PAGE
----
Dan859
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Hi I was just wondering if I could do an undergrad in a degree such as biomedical science and then do a postgrad in medicine, or would the undergrad have to be medicine? Thank you.
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McGinger
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Graduate Entry Medicine (GEM) is the final 4 years of an undergrad Med degree.
Its insanely competitive and as you would already have a degree, you wont get full SF funding.
Don't do it.

If you dont get a place on a 5 year course, then take a gap year, get as much related experience as you can, and reapply for the 5 year degree.
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SyedN
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(Original post by Dan859)
Hi I was just wondering if I could do an undergrad in a degree such as biomedical science and then do a postgrad in medicine, or would the undergrad have to be medicine? Thank you.
As said above, avoid GEM. It is more competitive, costs more and takes much longer. If you do not get into medicine first try then just take a gap year and apply again reflecting on what you can improve since last time, whether that is interview, better UCAT/BMAT or something else. GEM is not designed for those who wanted to do medicine but could not get the grades and so they did a separate degree first, it's for people who wanted to do another degree and later realised they want to do medicine.

As a grad you can apply for the undergrad medicine which is slight easier to get into than GEM but doing undergrad medicine is the easiest, cheapest and quickest way of doing medicine.
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Democracy
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(Original post by Dan859)
Hi I was just wondering if I could do an undergrad in a degree such as biomedical science and then do a postgrad in medicine, or would the undergrad have to be medicine? Thank you.
You can't do a postgraduate medical degree (i.e. a clinical MD or PhD) without having done undergraduate medicine (MB ChB, MB BS etc first).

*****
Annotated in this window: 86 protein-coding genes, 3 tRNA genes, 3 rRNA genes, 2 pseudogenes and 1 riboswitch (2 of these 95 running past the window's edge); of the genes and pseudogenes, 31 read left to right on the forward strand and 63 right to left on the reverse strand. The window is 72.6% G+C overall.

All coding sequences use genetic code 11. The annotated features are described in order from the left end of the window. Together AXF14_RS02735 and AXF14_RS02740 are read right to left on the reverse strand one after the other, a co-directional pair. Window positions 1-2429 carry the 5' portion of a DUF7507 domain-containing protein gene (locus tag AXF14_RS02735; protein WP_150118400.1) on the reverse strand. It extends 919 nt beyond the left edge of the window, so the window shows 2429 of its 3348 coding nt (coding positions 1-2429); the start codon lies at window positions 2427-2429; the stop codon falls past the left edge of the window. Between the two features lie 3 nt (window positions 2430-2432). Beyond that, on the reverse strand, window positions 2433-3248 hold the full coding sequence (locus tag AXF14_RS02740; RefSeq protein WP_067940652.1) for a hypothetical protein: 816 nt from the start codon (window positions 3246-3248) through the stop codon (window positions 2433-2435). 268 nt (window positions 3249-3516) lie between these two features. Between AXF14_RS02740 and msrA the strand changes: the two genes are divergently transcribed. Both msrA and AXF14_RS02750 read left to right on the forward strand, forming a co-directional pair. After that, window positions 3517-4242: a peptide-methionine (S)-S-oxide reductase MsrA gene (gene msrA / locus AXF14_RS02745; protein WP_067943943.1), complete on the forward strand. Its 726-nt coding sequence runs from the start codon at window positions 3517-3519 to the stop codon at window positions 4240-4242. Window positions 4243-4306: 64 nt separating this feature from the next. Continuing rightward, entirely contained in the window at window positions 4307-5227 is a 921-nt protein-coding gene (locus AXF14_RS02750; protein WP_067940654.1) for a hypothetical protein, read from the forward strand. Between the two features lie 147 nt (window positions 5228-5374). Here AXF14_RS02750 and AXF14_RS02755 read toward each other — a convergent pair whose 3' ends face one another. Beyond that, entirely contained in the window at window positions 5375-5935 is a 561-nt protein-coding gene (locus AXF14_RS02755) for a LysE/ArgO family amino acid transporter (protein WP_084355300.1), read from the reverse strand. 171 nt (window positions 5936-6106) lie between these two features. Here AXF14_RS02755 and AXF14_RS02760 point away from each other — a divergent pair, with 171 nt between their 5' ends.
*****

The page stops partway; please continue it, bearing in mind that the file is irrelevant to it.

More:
You can do graduate entry medicine (still MB ChB/MB BS) after a biomed degree, of course, but this is not postgraduate medicine.

(Original post by McGinger)
Graduate Entry Medicine (GEM) is the final 4 years of an undergrad Med degree.
Its insanely competitive and as you would already have a degree, you wont get full SF funding.
Don't do it.

If you dont get a place on a 5 year course, then take a gap year, get as much related experience as you can, and reapply for the 5 year degree.
GEM is not the final four years of an undergrad medical degree; it is the full medical degree but with shorter holidays and longer terms. GEM students don't just get to skip a year of study.

In England, aside from the first year of GEM where a £3465 tuition fee payment is made directly by the student, GEM students do qualify for tuition fee and maintenance loans, as well as the NHS bursary and grant. Is it an admin headache involving having to apply to multiple agencies? Yes. Will you still get the funding? Also yes.
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Reality Check
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(Original post by McGinger)
Graduate Entry Medicine (GEM) is the final 4 years of an undergrad Med degree.
Its insanely competitive and as you would already have a degree, you wont get full SF funding.
Don't do it.

If you dont get a place on a 5 year course, then take a gap year, get as much related experience as you can, and reapply for the 5 year degree.
Again, this is more wrong information.

GEM is a different course from the standard course - it is condensed and has practically no 'holidays'. It is not just a standard course with a year lopped off it. It's not helpful to the OP to just say 'don't do it' - GEM might be exactly the right choice for this candidate. Yes it's competitive, but that, in itself, is not a reason for a blanket 'don't apply'.

Your information about the funding is also wrong, but Democracy has corrected that already.
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Reality Check
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(Original post by Dan859)
Hi I was just wondering if I could do an undergrad in a degree such as biomedical science and then do a postgrad in medicine, or would the undergrad have to be medicine? Thank you.
As has been covered, you're getting a bit confused with your degrees here As Democracy says, if you want to do medicine at some point, then the easiest and cheapest option is to it as a first undergraduate degree. If you're not sure, and think you might want to do something else first, then you can take graduate entry medicine (note, this is a second undergraduate course, not a postgraduate course) after your first degree in biomedical science - but note that this is a much more competitive option.
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